Stop the Overreach
Feb16

Stop the Overreach

What Stop the Overreach is about Webster’s dictionary defines OVERREACH as: to try to do something that is beyond your ability to do. When it comes to Alaska, there might as well be a photo of Barack Obama and Sally Jewell included within that section of the dictionary. Alaska is under attack by a runaway federal overreach train and Obama and his hard core environmental supporters are at the controls. In late January, President Barack Obama said that he planned to ask Congress to declare much of the Arctic National Wildlife Refuge as wilderness, including its 1.5-million-acre coastal plain, an area on Alaska’s North Slope suspected to contain vast reserves of oil and gas. Since 1980, when the Arctic refuge was expanded from 9 million acres to 19 million acres by the Alaska National Interest Lands Conservation Act, there’s been a stalemate over the coastal plain. The 1980 law left the plain in limbo, with congressional action required to open it to development or seal it permanently.                ...

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Internal memos spur accusations of bias as EPA moves to block Pebble Mine
Feb16

Internal memos spur accusations of bias as EPA moves to block Pebble Mine

Joby Warrick | The Washington Post February 16, 2015 Just north of Iliamna Lake in southwestern Alaska is an empty expanse of marsh and shrub that conceals one of the world’s great buried fortunes: A mile-thick layer of virgin ore said to contain at least 6.7 million pounds — or $120 billion worth — of gold. As fate would have it, a second treasure sits precisely atop the first: Spawning ground for the planet’s biggest runs of sockeye salmon, the lifeline of a fishery that generates $500 million a year. Between the two is the Obama administration, which has all but decided that only one of the treasures can be brought to market. How the White House came to side with fish over gold is a complex tale that involves millionaire activists, Alaska Natives, lawsuits and one politically explosive question: Can the federal government say no to a property owner before he has a chance to explain what he wants to do? As early as this spring, the Environmental Protection Agency is expected to invoke a rarely used legal authority to bar a Canadian company, Northern Dynasty Minerals Ltd., from beginning work on its proposed Pebble Mine, citing risks to salmon and to Alaska’s pristine Bristol Bay, 150 miles downstream. The EPA’s position is supported by a broad coalition of conservationists, fishermen and tribal groups — and, most opinion polls show, a majority of Alaskans. National environmental groups, Hollywood celebrities and wealthy activists have made the defeat of the mine a top priority, raising millions of dollars to campaign against it. But the more consequential fight may be over how the mine is being blocked. By employing a rare preemptive “veto” — a tactic used only once in this manner in 40 years — the EPA has made itself the target of congressional Republicans who say the agency has stepped far outside the boundaries lawmakers envisioned with the adoption of the Clean Water Act in the 1970s. The agency’s handling of the case has prompted two lawsuits, one of which accuses the EPA of violating the 1972 Federal Advisory Committee Act, or FACA, intended to prevent unfair outside influence in government decisions. The EPA’s inspector general recently expanded a monthslong investigation into the agency’s handling of the case. Adding to the uproar are thousands of pages of internal EPA documents obtained by Northern Dynasty and released publicly to bolster its claims of improper collusion between the agency and mining opponents. The documents have spurred allegations that the EPA coordinated local opposition to the mine, coaching indigenous Alaskan groups in preparing petitions that would serve as the basis for a preemptive veto...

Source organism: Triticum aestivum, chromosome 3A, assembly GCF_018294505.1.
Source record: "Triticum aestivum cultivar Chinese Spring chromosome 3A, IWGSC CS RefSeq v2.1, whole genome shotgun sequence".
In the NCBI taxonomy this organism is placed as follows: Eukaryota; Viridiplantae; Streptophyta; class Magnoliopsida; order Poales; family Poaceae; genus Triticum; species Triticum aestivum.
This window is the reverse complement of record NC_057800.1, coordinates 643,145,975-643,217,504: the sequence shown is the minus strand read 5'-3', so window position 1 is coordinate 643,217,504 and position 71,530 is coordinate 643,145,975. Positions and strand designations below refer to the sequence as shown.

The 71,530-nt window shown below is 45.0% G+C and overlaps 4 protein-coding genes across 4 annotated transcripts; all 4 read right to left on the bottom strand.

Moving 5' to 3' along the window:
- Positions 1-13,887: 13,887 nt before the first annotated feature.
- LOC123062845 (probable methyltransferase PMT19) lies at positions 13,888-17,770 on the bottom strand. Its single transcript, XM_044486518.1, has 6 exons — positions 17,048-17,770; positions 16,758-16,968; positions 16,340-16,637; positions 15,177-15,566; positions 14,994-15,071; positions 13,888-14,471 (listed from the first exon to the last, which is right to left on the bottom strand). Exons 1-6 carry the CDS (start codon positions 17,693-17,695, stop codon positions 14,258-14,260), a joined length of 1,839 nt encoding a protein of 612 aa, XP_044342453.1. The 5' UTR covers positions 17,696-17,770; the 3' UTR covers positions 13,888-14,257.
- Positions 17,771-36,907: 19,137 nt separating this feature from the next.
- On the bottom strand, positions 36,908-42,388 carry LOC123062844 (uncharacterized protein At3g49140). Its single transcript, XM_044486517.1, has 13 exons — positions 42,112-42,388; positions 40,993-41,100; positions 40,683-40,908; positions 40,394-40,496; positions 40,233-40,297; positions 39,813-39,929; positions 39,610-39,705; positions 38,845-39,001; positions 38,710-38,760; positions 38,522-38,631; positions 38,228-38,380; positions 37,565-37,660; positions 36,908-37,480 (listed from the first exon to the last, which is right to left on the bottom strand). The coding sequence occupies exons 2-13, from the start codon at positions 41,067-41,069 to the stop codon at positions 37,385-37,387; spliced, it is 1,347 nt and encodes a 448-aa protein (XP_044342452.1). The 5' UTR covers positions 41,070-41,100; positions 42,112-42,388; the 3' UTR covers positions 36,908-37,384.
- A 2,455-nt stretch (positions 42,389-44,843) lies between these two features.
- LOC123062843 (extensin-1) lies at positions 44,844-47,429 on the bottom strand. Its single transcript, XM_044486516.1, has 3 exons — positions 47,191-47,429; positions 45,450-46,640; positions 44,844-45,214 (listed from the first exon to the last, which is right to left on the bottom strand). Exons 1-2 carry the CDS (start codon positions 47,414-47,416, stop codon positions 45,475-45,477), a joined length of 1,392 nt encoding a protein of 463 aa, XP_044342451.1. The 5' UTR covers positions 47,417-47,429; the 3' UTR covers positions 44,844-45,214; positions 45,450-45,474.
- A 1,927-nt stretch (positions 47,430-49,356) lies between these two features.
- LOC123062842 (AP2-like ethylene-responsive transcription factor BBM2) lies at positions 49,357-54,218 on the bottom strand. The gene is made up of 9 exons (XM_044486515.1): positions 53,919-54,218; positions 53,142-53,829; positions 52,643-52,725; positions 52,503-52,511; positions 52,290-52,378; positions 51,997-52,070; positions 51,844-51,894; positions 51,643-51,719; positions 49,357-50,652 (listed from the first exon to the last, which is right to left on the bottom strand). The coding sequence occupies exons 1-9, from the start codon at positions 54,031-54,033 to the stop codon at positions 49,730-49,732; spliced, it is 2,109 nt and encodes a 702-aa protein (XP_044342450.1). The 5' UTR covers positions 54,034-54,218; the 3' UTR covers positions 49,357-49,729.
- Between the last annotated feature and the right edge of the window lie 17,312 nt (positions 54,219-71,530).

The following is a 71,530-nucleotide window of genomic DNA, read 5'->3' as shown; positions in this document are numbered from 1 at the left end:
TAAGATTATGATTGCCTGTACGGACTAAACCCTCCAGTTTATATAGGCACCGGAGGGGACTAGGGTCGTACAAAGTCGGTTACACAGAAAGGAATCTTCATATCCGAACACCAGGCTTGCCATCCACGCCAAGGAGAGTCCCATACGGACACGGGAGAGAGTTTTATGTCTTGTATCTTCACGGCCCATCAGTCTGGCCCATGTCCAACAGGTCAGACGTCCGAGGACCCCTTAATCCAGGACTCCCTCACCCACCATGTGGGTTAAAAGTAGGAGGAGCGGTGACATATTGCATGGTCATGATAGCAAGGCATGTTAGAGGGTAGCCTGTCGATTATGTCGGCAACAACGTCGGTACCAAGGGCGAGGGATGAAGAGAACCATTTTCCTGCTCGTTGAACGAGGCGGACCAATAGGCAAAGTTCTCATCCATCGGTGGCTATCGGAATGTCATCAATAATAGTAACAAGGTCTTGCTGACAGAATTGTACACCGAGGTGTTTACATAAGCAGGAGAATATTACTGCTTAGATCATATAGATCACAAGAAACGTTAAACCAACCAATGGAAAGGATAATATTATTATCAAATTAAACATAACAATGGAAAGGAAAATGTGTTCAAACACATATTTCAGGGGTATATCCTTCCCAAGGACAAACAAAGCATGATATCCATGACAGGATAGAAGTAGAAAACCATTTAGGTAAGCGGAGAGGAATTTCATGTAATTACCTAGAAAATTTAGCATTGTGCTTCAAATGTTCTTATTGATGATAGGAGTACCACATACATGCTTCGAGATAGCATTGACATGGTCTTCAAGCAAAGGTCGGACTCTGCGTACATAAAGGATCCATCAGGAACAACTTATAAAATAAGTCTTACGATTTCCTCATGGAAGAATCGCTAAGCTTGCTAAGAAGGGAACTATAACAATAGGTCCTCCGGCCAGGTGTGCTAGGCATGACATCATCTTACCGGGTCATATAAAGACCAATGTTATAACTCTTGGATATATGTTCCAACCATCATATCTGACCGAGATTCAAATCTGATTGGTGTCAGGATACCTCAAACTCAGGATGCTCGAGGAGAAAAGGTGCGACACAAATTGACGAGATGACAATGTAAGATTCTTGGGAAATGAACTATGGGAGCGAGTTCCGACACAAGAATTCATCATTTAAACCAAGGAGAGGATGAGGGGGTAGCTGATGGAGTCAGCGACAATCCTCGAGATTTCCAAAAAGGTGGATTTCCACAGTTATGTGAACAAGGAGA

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FOR IMMEDIATE RELEASE:Sen. Murkowski Introduces Bill to Allow Energy Production on ANWR Coastal Plain
Feb13

FOR IMMEDIATE RELEASE:Sen. Murkowski Introduces Bill to Allow Energy Production on ANWR Coastal Plain

FOR IMMEDIATE RELEASE                       Contact: Robert Dillon (202) 224-6977 February 13, 2015                                                            Michael Tadeo (202) 224-5810                                     Sen. Murkowski Introduces Bill to Allow Energy Production on ANWR Coastal Plain   Washington, D.C. – U.S. Sen. Lisa Murkowski, R-Alaska, this week introduced legislation that would allow limited oil and natural gas activity within the non-wilderness coastal plain of the Arctic National Wildlife Refuge (ANWR).   “For more than 30 years, Alaskans have shown that we can responsibly develop our natural resources without harming the environment,” Murkowski said. “Alaskans overwhelmingly support responsible development in the non-wilderness portion of ANWR – and there is simply no valid reason why we should not be allowed to access the world-class resources within just a tiny fraction of this immense area.”   Murkowski, chairman of the Senate Energy and Natural Resources Committee, introduced the Authorizing Alaska Production Act (S. 494) on Feb. 12. The bill, cosponsored by Sen. Dan Sullivan, R-Alaska, would allow development of no more than 2,000 acres of the 1.5 million acres of the Arctic coastal plain – part of the non-wilderness portion of ANWR’s 19 million acres. That is equivalent to just 0.01 percent of the entire refuge.     “The legislation will help ensure America’s energy security for decades and allow Alaska – and our nation as a whole – to realize the benefits that come from expanding American energy production in Alaska,” Murkowski said.   The U.S. Geological Survey estimates the area is North America’s greatest prospect for conventional onshore oil production, with a mean likelihood of containing 10.4 billion barrels of oil and 8.6 trillion cubic feet of natural gas, as well as a reasonable chance of economically producing 16 billion barrels of oil.   With a resource potential comparable to Prudhoe Bay – the largest conventional oilfield in North America and one of the 20 largest fields in the world – the coastal plain represents an opportunity to create jobs, generate government revenues, keep energy prices affordable, and improve domestic energy security long into the future.   “Production and development of those resources will also prolong the life of the trans-Alaska oil pipeline, provide revenues to federal, state and local governments, support job creation, and strengthen America’s energy security,” Murkowski said.   The Trans-Alaska Pipeline System (TAPS), an engineering marvel that has served as one of America’s great energy arteries for decades, is facing more and more challenges from declining throughput. Closure of the pipeline would shut down all northern Alaska oil production, devastating Alaska’s economy and deepening U.S. dependence on unstable petrostates throughout the world.   “Since the ANWR coastal plain is less than 60 miles...